The Failed Kiddie-Bomber of Ludwigshafen

We reported last Saturday on a failed attempt to explode a nail bomb at the Christmas market in the German town of Ludwigshafen. The authorities have since announced that there were in fact two attempts to bomb the market by the same perpetrator, a 12-year-old boy who was born in Germany of Iraqi parents.

Below are two video clips from German TV with more information about the would-be kiddie-bomber and his homemade bombs. Many thanks to Ava Lon for the translation, and to Vlad Tepes for the subtitling:

Video 1:

Video 2:

Transcript video 1:

00:00   A 12-year-old German-Iraqi tried to detonate a nail bomb in a Christmas Market in Ludwigshafen.
00:06   According to Focus [magazine], the strongly religiously radicalized boy had possibly been
00:12   incited or guided by an unknown member of a terror militia. An investigation has been opened.
00:18   This is of course news that scares everybody.
00:24   I think it’s fair to let the case to be thoroughly investigated first. The Federal Prosecutor
00:30   is here to answer questions, and I won’t comment on behalf
00:33   of the Federal Government about a case that hasn’t yet been investigated,
00:36   based solely on news. Obviously, only because the explosives didn’t ignite
00:42   was there no explosion on December 5th. The minor 12-year-old
00:48   is in a protective custody.

Transcript video 2:

00:00   Back in November the 12-year-old allegedly tried to detonate explosives hidden in a backpack
00:06   in the Christmas Market. When he failed the first time, the boy
00:12   attempted it again on December 5th, in the vicinity of the Town Hall. This time a passerby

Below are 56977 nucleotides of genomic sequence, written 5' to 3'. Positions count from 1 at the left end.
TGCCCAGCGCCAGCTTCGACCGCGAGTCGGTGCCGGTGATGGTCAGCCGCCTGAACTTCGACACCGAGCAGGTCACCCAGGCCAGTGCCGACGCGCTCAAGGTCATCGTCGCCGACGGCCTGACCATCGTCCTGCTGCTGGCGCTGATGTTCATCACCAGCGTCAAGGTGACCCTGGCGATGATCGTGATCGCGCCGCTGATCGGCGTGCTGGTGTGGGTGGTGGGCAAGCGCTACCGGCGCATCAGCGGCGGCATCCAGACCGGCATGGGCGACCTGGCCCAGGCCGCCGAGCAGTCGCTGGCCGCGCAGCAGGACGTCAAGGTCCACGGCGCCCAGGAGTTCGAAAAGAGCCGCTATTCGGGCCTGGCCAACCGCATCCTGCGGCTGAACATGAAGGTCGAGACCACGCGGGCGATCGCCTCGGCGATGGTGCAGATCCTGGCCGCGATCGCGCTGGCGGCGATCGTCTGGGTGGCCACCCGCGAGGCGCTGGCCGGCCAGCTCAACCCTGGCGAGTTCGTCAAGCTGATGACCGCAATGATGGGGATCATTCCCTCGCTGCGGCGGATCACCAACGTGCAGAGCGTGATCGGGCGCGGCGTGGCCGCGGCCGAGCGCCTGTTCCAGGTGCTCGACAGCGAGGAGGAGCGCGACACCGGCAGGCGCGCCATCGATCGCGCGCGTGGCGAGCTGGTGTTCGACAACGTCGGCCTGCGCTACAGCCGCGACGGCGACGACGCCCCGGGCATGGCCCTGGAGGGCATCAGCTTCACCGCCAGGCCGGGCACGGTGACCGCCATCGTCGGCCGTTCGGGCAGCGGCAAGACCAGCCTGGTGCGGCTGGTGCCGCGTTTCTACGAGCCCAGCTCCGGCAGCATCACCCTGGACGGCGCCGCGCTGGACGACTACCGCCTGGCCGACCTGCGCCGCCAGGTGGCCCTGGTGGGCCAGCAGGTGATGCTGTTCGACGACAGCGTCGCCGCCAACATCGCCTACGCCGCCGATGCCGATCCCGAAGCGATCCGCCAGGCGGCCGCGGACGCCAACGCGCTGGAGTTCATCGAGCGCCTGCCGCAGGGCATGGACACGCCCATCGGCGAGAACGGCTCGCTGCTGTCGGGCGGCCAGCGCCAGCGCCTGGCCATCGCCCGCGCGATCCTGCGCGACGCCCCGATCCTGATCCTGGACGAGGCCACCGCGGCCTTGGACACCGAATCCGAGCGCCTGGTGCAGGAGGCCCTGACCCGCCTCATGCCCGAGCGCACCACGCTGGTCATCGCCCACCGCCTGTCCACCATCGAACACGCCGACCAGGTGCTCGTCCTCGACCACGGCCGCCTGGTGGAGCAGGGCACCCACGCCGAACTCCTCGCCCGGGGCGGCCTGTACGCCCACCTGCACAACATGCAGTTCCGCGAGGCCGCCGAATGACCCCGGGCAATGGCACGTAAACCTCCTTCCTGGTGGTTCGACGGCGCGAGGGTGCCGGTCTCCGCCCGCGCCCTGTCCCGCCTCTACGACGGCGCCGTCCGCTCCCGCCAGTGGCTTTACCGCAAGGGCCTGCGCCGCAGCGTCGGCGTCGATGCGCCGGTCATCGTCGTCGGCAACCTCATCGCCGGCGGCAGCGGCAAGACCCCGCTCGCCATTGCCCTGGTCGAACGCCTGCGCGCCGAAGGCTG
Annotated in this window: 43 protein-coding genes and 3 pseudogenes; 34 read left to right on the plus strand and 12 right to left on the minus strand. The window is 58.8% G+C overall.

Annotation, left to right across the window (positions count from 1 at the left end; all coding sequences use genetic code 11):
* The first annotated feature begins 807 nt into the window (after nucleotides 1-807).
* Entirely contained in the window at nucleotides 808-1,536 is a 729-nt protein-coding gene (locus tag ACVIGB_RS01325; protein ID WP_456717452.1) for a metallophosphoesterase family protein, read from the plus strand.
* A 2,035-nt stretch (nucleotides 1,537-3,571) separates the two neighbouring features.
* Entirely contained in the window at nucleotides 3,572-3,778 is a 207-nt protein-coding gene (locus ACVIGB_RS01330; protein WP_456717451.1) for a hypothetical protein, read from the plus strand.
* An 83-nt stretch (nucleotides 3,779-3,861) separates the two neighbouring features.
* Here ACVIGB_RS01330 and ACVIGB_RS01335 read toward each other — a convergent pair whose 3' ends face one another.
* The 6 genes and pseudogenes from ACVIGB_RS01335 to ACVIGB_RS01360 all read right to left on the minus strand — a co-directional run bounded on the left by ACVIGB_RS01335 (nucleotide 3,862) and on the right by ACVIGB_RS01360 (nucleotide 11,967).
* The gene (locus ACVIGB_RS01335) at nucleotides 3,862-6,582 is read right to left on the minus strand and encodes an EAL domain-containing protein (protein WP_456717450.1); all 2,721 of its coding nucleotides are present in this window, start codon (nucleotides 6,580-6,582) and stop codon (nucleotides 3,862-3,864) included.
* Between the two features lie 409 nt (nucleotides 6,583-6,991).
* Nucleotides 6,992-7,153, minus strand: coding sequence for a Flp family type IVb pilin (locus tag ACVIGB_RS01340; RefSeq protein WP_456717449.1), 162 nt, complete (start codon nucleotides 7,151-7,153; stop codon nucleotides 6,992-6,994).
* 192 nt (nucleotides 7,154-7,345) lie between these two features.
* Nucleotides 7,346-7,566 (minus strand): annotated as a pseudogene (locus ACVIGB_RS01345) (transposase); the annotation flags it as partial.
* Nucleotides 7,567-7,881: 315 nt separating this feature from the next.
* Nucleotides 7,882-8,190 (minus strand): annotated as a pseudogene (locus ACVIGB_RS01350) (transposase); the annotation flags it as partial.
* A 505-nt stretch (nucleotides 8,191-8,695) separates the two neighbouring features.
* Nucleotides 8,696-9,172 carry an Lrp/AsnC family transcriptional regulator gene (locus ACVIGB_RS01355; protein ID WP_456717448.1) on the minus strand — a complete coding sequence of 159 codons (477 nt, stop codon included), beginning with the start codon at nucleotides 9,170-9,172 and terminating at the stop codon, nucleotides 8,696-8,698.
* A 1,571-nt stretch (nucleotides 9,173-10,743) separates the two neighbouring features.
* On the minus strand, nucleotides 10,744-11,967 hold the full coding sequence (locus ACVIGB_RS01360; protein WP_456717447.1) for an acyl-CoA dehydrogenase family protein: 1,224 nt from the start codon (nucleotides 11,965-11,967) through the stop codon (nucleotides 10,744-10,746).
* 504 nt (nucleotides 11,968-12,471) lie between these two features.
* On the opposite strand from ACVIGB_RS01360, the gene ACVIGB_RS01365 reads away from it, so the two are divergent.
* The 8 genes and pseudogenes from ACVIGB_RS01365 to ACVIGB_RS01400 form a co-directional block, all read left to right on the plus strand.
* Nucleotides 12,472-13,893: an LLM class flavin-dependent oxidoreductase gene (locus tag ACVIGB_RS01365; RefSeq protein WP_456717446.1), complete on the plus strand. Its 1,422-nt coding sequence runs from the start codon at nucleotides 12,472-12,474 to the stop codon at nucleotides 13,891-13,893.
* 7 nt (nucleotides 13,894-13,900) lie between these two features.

00:15   alerted the police about a suspicious bag.
00:18   The explosives were made out of a preserve jar filled with black powder
00:22   that was sealed with duct tape and had nails added.
00:25   In the end the thing failed to explode. Nevertheless the Federal Prosecutor is investigating,
00:30   based on suspicion of a violent act undermining state security;
00:33   however, he is not sharing the details.
00:36   We started investigating the reasons for finding
00:39   a nail bomb in Ludwigshafen more than a week ago.
00:42   For reasons related to the investigation I cannot
00:45   share any more details with you. However, just
00:48   the fact that nowadays children are planning attacks
00:51   worries people: This isn’t normal. That it goes so far
00:54   that 12-year-old does that? Is this a way to create new catastrophes?
01:00   With minors? I don’t think that a 12-year-old would come up with this idea
01:03   all by himself. The boy, born in Ludwigshafen in 2004,
01:06   is a German and Iraqi citizen. For some time he was obviously in contact with radical
01:12   Islamist circles, therefore back in the summer he wanted to go to Syria and join ISIS.
01:18   Right now he is in custody in a facility for minors. The 12-year-old who is accused
01:24   of planning a bomb attack in Ludwigshafen is in a secure place.
01:30   For that reason he is not in danger. According to the German penal code,
01:36   children under 15 cannot be tried, and for that reason he is not being charged.
01:39   However, his parents could lose custody of him.

2 thoughts on “The Failed Kiddie-Bomber of Ludwigshafen

  1. The greatest sin is to teach a child to do evil in God’s name.

    Apologies to Mr. Prager. He said it a bit differently a long time ago.

  2. Wow – I keep looking for easy answers to why the German people entered into this murder suicide pact with an enemy that cannot be appeased with charity or understanding.

    Could this all be tied to Saudi money? Could the Saudis or other oil money be propping up the banks or Euro?

    So far, nobody has explained this. How can Germans live like this? Routine and random predation by foreign nationals in their midst… displacing them, raping, sodomizing their boys.. robbing and bombing them…. and they seem pretty accepting.

    I was in Germany – only for a few days because the internet was censored and the election news kept me across the border in Austria for most of September and part of October. Bavaria is supposed to be one of the areas of resistance. But I tried to talk to hotel, restaurant and service workers… I struck up a conversation with as many as I could.. and they all seemed meek, afraid to speak or without an opinion.

    Actually they weren’t so much afraid as disinterested .. they had no interest in engaging this American on THAT subject. It was otherworldly.

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